Sorry it’s taken so long to announce the winner of the wonderful mixed case from My Brewery Tap, we had way more entries to our cooking with beer competition than I ever imagined. There was everything from Pork cooked in beer to nutella and beer pancakes, some of the recipes were incredibly simple others required a bit more efford, all sounded delicious none the less. I was originally going to cook them all but that would take forever.
As a result we had a really hard time picking the winner, so the only fair way to do it was to put everyone’s names into a hat and pull one person out at random.
That one lucky person was… Kathlene Belista with her Beer Xiao Long Bao which not only included beer in the recipe was paired with beer too.
It looks like there’s a lot of work involved but the results look and sound delicious, there are more photos and some useful tips on her blog which you can check out here.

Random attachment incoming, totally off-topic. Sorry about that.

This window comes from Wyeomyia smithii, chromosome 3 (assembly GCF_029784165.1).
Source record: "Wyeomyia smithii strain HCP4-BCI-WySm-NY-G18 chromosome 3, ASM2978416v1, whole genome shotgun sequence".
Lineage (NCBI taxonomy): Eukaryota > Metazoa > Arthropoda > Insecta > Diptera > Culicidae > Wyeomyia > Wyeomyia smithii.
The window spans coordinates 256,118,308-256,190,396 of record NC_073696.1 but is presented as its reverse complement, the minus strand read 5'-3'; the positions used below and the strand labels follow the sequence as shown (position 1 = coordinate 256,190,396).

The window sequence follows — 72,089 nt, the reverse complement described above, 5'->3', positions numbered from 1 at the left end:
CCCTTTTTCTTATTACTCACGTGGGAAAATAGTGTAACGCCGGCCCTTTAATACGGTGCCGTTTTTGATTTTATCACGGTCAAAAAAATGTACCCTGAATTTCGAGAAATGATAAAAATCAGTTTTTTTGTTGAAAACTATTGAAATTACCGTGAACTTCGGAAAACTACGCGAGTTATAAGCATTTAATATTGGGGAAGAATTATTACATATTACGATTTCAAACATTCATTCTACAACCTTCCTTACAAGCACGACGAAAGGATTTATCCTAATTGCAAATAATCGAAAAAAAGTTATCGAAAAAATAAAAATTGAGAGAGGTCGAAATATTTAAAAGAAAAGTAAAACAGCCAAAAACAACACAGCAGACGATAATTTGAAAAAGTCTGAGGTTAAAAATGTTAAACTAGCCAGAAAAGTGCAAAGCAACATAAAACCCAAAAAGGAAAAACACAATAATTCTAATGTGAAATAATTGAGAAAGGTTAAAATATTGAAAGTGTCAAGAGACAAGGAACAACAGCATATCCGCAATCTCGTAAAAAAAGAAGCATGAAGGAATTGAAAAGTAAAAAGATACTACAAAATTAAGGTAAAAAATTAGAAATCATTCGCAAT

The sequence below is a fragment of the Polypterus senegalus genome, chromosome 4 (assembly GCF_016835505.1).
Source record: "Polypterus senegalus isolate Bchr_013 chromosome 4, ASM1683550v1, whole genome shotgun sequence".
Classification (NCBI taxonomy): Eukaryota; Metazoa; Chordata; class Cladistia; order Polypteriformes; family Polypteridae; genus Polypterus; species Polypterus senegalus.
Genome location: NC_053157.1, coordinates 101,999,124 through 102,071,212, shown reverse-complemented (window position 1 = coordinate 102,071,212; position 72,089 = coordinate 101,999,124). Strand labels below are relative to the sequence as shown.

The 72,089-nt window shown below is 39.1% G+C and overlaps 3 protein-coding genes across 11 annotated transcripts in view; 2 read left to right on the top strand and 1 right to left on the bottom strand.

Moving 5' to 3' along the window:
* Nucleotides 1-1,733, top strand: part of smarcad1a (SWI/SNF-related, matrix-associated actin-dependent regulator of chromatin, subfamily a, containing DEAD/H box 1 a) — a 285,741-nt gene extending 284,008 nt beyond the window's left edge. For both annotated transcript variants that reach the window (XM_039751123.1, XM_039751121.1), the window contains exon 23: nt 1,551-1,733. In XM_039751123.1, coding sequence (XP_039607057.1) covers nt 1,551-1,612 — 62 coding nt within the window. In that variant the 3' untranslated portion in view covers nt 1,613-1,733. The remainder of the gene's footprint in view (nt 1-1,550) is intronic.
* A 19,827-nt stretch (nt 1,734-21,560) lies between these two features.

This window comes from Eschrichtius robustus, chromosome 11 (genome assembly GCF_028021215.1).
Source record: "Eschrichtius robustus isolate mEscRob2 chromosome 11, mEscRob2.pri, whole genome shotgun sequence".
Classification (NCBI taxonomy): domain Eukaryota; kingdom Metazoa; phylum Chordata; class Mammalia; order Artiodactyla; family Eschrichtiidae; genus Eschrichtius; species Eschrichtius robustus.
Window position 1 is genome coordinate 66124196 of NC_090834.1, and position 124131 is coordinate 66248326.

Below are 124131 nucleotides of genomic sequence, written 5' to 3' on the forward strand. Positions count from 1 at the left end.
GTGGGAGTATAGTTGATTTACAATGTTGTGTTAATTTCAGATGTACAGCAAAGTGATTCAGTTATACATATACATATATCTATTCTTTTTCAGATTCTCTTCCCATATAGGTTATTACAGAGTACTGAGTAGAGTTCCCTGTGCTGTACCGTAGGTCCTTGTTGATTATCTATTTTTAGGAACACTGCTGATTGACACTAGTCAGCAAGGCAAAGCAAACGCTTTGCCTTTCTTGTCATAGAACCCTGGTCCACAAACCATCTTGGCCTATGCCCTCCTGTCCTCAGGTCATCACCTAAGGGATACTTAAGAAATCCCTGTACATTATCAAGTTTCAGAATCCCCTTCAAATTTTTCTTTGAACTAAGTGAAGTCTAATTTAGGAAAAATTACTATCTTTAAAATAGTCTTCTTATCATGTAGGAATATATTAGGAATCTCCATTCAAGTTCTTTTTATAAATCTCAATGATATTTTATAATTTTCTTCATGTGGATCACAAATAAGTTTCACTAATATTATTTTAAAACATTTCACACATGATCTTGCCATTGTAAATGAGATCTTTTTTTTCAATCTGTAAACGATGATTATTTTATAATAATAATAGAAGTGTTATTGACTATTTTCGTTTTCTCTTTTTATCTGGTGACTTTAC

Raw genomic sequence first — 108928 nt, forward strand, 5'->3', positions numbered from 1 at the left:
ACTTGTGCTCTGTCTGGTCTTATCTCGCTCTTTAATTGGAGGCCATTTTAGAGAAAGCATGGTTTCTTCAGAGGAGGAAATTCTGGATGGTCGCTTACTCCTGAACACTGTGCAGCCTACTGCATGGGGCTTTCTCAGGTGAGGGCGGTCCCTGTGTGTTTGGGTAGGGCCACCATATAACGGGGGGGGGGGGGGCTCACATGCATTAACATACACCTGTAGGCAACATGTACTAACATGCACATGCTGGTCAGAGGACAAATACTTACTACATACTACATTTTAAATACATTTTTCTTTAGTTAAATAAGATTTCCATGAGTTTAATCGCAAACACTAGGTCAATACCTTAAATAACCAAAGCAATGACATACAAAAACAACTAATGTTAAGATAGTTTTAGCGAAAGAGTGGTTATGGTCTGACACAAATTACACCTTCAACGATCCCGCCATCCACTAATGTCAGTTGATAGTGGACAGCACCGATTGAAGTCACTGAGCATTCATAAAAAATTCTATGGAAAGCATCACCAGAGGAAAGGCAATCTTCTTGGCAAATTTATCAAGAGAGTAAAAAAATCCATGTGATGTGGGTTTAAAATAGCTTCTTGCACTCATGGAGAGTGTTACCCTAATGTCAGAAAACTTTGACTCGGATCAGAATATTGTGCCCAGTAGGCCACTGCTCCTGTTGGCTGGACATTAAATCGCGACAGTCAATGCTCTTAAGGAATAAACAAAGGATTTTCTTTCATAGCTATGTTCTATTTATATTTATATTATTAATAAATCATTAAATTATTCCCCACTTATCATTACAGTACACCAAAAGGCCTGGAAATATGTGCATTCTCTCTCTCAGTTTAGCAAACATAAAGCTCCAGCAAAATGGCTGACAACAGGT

Beer Xiao Long Bao
(Solid) Beer Soup
We have stock in the freezer on hand as we tend to make large batches of the stuff now and then. Adding a pig’s trotter to a large stock will give it enough gelatin to set the stock for real home-made stock cubes (less messy when defrosted). It is probably when we started doing this more often I discovered the xiao long bao recipe as one of the uses the stock can go to.
Of course, if you don’t make your own stock you can use the store-bought stuff, though I’d imagine it doesn’t have a good intense flavour that you can get when home-made.
- 150ml Strong (5x reduced) chicken/trotter stock and 150ml water OR
- 300ml of shop chicken stock (the refrigerated section)
- 1 slice fresh ginger